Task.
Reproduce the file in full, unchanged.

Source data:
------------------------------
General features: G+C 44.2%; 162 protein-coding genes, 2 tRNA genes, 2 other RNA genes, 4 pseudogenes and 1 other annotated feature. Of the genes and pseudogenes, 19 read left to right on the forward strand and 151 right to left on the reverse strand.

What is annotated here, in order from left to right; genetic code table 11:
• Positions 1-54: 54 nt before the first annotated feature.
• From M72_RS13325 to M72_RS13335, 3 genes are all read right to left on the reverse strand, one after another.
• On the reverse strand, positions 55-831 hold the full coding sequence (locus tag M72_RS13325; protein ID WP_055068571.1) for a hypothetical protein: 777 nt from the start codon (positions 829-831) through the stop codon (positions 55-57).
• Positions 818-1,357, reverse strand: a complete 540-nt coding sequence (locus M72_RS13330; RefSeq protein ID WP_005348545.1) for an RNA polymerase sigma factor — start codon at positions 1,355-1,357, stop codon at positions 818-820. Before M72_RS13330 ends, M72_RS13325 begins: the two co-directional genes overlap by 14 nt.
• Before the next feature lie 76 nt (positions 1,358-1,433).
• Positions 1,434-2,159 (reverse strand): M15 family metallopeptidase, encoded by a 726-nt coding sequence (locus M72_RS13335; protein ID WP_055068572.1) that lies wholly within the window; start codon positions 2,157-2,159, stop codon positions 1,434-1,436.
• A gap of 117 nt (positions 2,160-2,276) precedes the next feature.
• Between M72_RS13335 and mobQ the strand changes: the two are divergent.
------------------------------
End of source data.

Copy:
General features: G+C 44.2%; 162 protein-coding genes, 2 tRNA genes, 2 other RNA genes, 4 pseudogenes and 1 other annotated feature. Of the genes and pseudogenes, 19 read left to right on the forward strand and 151 right to left on the reverse strand.

What is annotated here, in order from left to right; genetic code table 11:
• Positions 1-54: 54 nt before the first annotated feature.
• From M72_RS13325 to M72_RS13335, 3 genes are all read right to left on the reverse strand, one after another.
• On the reverse strand, positions 55-831 hold the full coding sequence (locus tag M72_RS13325; protein ID WP_055068571.1) for a hypothetical protein: 777 nt from the start codon (positions 829-831) through the stop codon (positions 55-57).
• Positions 818-1,357, reverse strand: a complete 540-nt coding sequence (locus M72_RS13330; RefSeq protein ID WP_005348545.1) for an RNA polymerase sigma factor — start codon at positions 1,355-1,357, stop codon at positions 818-820. Before M72_RS13330 ends, M72_RS13325 begins: the two co-directional genes overlap by 14 nt.
• Before the next feature lie 76 nt (positions 1,358-1,433).
• Positions 1,434-2,159 (reverse strand): M15 family metallopeptidase, encoded by a 726-nt coding sequence (locus M72_RS13335; protein ID WP_055068572.1) that lies wholly within the window; start codon positions 2,157-2,159, stop codon positions 1,434-1,436.
• A gap of 117 nt (positions 2,160-2,276) precedes the next feature.
• Between M72_RS13335 and mobQ the strand changes: the two are divergent.